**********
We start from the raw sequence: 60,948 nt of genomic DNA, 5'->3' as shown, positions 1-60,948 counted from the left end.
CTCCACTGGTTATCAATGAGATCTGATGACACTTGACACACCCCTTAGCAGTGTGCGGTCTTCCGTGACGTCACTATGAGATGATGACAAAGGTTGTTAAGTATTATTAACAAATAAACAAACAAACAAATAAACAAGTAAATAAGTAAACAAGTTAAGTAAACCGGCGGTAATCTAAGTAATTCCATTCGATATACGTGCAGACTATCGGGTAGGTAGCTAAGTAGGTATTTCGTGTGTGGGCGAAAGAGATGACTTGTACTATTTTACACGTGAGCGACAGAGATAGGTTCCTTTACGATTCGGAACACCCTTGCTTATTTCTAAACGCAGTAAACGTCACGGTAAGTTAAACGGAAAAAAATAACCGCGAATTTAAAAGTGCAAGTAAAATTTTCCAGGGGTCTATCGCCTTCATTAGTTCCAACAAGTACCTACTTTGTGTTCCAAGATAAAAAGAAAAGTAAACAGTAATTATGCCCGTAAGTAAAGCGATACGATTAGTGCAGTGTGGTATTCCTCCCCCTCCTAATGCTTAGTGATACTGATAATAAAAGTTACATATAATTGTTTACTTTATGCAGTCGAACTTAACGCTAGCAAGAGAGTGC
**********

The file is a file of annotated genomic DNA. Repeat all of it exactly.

We start from the raw sequence: 60,948 nt of genomic DNA, 5'->3' as shown, positions 1-60,948 counted from the left end.
CTCCACTGGTTATCAATGAGATCTGATGACACTTGACACACCCCTTAGCAGTGTGCGGTCTTCCGTGACGTCACTATGAGATGATGACAAAGGTTGTTAAGTATTATTAACAAATAAACAAACAAACAAATAAACAAGTAAATAAGTAAACAAGTTAAGTAAACCGGCGGTAATCTAAGTAATTCCATTCGATATACGTGCAGACTATCGGGTAGGTAGCTAAGTAGGTATTTCGTGTGTGGGCGAAAGAGATGACTTGTACTATTTTACACGTGAGCGACAGAGATAGGTTCCTTTACGATTCGGAACACCCTTGCTTATTTCTAAACGCAGTAAACGTCACGGTAAGTTAAACGGAAAAAAATAACCGCGAATTTAAAAGTGCAAGTAAAATTTTCCAGGGGTCTATCGCCTTCATTAGTTCCAACAAGTACCTACTTTGTGTTCCAAGATAAAAAGAAAAGTAAACAGTAATTATGCCCGTAAGTAAAGCGATACGATTAGTGCAGTGTGGTATTCCTCCCCCTCCTAATGCTTAGTGATACTGATAATAAAAGTTACATATAATTGTTTACTTTATGCAGTCGAACTTAACGCTAGCAAGAGAGTGC